In a financially stretched healthcare market, medical technology might be seen as a luxury by some, and certainly, many organizations are grappling with the growing cost of implementation. However, one must carefully examine the value of each technology, because using the right one has the potential for reducing the overall cost of medical treatments as well as improving patient outcomes. Quality experts in the ASQ survey1 ranked the following aspects of healthcare technology as having the greatest impact on reducing the overall cost to the organization and maximizing the organization’s return on investment:

  • Remote patient monitoring, reducing the need for office visits and improving patient compliance (69%)
  • Patient engagement platforms that encourage patients to get more involved in the long-term management of their own health conditions (68%)
  • Electronic medical record/electronic health records that eliminate time-consuming tasks (68%)

IT features such as safety alerts and best practice advisories can also help ensure accuracy and completeness in patient care — increasing safety and decreasing chance of errors helps avoid costs of poor outcomes. Technology can also build in billing capture points to help ensure appropriate patient billing.

In the end, effectively implementing technology in any healthcare environment will require innovative thinking and approaches. Some quality improvement solutions offered by survey respondents to strengthen the use of technology within healthcare organizations to consider:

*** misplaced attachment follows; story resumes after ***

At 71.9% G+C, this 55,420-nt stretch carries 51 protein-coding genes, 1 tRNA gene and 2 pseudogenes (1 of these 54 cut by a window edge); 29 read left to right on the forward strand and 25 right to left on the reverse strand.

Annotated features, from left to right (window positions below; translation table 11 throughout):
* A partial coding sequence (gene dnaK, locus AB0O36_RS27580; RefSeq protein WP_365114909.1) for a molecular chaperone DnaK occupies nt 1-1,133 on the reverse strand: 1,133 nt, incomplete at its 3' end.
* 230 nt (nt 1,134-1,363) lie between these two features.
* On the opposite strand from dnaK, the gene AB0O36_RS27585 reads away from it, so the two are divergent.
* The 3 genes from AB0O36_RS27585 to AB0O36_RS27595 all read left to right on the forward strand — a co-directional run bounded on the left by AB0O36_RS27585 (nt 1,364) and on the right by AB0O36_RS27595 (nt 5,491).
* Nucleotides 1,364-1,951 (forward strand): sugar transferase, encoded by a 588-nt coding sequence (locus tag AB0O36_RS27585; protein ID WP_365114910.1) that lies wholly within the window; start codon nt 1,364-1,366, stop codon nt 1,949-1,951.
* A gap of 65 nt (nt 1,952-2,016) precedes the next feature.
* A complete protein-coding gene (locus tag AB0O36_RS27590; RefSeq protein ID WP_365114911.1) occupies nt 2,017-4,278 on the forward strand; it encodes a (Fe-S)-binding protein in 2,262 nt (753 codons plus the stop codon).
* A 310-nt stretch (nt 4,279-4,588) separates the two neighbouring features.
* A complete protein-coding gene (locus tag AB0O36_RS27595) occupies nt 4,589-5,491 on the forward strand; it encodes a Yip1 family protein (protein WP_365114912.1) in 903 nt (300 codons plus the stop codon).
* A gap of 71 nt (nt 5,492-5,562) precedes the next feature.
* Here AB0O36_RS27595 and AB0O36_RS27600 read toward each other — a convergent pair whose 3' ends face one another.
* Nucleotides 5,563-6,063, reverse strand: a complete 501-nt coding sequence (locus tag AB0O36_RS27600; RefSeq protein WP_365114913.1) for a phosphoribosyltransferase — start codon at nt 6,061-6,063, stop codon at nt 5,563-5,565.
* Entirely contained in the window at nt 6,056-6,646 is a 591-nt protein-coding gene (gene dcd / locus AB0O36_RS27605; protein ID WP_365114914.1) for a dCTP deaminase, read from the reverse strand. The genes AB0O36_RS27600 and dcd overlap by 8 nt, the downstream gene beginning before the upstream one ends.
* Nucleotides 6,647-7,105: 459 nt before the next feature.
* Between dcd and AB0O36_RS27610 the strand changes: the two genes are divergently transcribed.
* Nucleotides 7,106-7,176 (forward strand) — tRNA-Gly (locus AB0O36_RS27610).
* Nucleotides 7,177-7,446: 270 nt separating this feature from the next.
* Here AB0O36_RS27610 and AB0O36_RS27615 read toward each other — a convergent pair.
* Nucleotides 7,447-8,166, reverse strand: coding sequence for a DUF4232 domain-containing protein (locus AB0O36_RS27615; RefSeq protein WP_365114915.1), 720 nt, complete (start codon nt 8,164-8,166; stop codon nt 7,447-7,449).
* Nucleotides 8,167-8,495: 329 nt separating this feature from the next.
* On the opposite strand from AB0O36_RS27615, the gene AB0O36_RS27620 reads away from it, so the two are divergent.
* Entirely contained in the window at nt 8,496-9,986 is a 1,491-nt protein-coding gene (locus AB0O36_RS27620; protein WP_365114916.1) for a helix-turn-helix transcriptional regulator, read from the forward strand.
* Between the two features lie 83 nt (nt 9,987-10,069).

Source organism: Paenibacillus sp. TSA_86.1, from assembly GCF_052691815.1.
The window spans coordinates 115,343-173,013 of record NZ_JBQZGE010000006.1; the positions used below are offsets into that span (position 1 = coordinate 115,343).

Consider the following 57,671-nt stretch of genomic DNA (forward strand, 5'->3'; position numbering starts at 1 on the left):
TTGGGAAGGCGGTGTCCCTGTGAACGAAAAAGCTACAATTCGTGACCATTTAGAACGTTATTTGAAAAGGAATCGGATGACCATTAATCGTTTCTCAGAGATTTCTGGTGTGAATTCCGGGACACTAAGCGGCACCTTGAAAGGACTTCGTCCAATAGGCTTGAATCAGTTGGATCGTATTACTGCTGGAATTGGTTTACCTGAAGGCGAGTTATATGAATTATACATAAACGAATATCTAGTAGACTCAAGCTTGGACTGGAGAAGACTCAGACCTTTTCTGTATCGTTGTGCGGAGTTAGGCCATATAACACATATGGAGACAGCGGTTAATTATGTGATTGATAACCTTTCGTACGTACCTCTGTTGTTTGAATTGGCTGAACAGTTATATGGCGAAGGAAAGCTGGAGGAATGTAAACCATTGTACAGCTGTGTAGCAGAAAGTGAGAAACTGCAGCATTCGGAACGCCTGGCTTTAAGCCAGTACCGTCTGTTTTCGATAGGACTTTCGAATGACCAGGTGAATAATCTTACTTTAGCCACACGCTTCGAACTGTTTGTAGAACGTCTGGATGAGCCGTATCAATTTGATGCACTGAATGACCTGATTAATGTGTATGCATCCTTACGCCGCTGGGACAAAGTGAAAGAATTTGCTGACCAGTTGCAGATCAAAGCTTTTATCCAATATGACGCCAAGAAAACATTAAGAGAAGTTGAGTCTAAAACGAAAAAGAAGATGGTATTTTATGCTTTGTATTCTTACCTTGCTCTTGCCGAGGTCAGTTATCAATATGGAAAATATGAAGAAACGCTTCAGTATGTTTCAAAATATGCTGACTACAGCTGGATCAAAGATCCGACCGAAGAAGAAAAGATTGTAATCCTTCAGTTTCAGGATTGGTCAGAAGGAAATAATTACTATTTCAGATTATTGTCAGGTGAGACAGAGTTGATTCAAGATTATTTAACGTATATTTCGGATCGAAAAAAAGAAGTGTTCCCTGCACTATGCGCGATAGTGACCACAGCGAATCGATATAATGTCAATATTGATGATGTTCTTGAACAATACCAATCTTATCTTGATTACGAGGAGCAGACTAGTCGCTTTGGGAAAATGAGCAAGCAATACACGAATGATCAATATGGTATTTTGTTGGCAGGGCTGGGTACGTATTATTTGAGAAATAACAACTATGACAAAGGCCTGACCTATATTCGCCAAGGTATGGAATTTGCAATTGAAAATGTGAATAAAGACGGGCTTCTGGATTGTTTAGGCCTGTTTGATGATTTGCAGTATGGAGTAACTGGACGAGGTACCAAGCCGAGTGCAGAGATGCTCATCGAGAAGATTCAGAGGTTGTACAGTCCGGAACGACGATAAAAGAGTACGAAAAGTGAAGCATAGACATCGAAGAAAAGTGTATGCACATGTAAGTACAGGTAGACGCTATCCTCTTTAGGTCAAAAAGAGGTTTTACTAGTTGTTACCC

• Embed a quality expert into every department to learn user needs before determining what type of technology to implement. If users are involved, they are more likely to have a positive view of the change instead of feeling like it’s another problem added to their workload.
  • Improve available software with easier navigation, more detailed organization of medical record types, more widespread use of file transfer protocol servers, and the ability to upload records to requesting facilities, as well as a universal notification system indicating the status of a medical record.
  • Create healthcare apps for the use of professionals, e.g., a medication calculator, implementing clinical pathways on mobile apps that can be easily used by doctors, and medication reconciliation that can also be done via technology.
  • Use “voice of the customer” techniques to better fit improvement approaches to the stakeholders who are being asked to change.
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About Author

Susan Peiffer

Peiffer is chair of ASQ’s Healthcare Division and performance improvement specialist at Hospital Sisters Health System Western Wisconsin Division.